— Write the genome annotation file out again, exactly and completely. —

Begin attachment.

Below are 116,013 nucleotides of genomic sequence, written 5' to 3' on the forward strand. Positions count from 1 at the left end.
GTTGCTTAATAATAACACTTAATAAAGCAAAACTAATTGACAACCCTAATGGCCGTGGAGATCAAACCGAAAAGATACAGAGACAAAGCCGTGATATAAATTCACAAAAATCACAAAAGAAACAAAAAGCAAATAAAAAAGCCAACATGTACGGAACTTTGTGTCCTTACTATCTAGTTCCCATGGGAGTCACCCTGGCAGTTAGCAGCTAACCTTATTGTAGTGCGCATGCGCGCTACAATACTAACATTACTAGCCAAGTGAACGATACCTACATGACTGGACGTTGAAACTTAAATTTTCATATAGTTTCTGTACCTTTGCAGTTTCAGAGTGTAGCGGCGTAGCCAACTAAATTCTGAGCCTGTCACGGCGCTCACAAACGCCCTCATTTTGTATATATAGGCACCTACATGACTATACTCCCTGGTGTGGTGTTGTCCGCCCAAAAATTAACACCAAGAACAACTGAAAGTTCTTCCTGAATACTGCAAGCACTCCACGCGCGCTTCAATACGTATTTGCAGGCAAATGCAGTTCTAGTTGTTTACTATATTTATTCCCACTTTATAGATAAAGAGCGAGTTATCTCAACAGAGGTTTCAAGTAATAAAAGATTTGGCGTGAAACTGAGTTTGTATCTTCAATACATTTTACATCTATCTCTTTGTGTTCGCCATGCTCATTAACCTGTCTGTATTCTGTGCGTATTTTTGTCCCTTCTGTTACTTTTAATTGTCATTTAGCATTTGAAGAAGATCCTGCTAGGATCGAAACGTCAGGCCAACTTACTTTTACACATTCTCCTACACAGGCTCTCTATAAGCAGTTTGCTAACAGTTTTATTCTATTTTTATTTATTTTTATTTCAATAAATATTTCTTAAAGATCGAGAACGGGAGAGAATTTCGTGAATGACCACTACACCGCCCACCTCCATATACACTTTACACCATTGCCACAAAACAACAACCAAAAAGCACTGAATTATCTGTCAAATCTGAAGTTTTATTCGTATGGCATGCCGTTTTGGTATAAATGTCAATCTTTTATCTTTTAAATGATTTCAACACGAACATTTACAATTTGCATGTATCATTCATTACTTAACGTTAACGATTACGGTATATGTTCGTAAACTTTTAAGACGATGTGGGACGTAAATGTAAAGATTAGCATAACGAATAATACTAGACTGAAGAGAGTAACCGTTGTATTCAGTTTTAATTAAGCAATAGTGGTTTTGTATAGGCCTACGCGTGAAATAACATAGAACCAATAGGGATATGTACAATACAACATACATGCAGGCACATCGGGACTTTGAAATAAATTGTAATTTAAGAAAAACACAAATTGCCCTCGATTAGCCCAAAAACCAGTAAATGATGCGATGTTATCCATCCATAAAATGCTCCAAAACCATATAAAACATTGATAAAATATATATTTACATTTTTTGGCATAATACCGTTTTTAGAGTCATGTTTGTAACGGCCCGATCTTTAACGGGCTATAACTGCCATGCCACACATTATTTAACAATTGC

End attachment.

Below are 116,013 nucleotides of genomic sequence, written 5' to 3' on the forward strand. Positions count from 1 at the left end.
GTTGCTTAATAATAACACTTAATAAAGCAAAACTAATTGACAACCCTAATGGCCGTGGAGATCAAACCGAAAAGATACAGAGACAAAGCCGTGATATAAATTCACAAAAATCACAAAAGAAACAAAAAGCAAATAAAAAAGCCAACATGTACGGAACTTTGTGTCCTTACTATCTAGTTCCCATGGGAGTCACCCTGGCAGTTAGCAGCTAACCTTATTGTAGTGCGCATGCGCGCTACAATACTAACATTACTAGCCAAGTGAACGATACCTACATGACTGGACGTTGAAACTTAAATTTTCATATAGTTTCTGTACCTTTGCAGTTTCAGAGTGTAGCGGCGTAGCCAACTAAATTCTGAGCCTGTCACGGCGCTCACAAACGCCCTCATTTTGTATATATAGGCACCTACATGACTATACTCCCTGGTGTGGTGTTGTCCGCCCAAAAATTAACACCAAGAACAACTGAAAGTTCTTCCTGAATACTGCAAGCACTCCACGCGCGCTTCAATACGTATTTGCAGGCAAATGCAGTTCTAGTTGTTTACTATATTTATTCCCACTTTATAGATAAAGAGCGAGTTATCTCAACAGAGGTTTCAAGTAATAAAAGATTTGGCGTGAAACTGAGTTTGTATCTTCAATACATTTTACATCTATCTCTTTGTGTTCGCCATGCTCATTAACCTGTCTGTATTCTGTGCGTATTTTTGTCCCTTCTGTTACTTTTAATTGTCATTTAGCATTTGAAGAAGATCCTGCTAGGATCGAAACGTCAGGCCAACTTACTTTTACACATTCTCCTACACAGGCTCTCTATAAGCAGTTTGCTAACAGTTTTATTCTATTTTTATTTATTTTTATTTCAATAAATATTTCTTAAAGATCGAGAACGGGAGAGAATTTCGTGAATGACCACTACACCGCCCACCTCCATATACACTTTACACCATTGCCACAAAACAACAACCAAAAAGCACTGAATTATCTGTCAAATCTGAAGTTTTATTCGTATGGCATGCCGTTTTGGTATAAATGTCAATCTTTTATCTTTTAAATGATTTCAACACGAACATTTACAATTTGCATGTATCATTCATTACTTAACGTTAACGATTACGGTATATGTTCGTAAACTTTTAAGACGATGTGGGACGTAAATGTAAAGATTAGCATAACGAATAATACTAGACTGAAGAGAGTAACCGTTGTATTCAGTTTTAATTAAGCAATAGTGGTTTTGTATAGGCCTACGCGTGAAATAACATAGAACCAATAGGGATATGTACAATACAACATACATGCAGGCACATCGGGACTTTGAAATAAATTGTAATTTAAGAAAAACACAAATTGCCCTCGATTAGCCCAAAAACCAGTAAATGATGCGATGTTATCCATCCATAAAATGCTCCAAAACCATATAAAACATTGATAAAATATATATTTACATTTTTTGGCATAATACCGTTTTTAGAGTCATGTTTGTAACGGCCCGATCTTTAACGGGCTATAACTGCCATGCCACACATTATTTAACAATTGC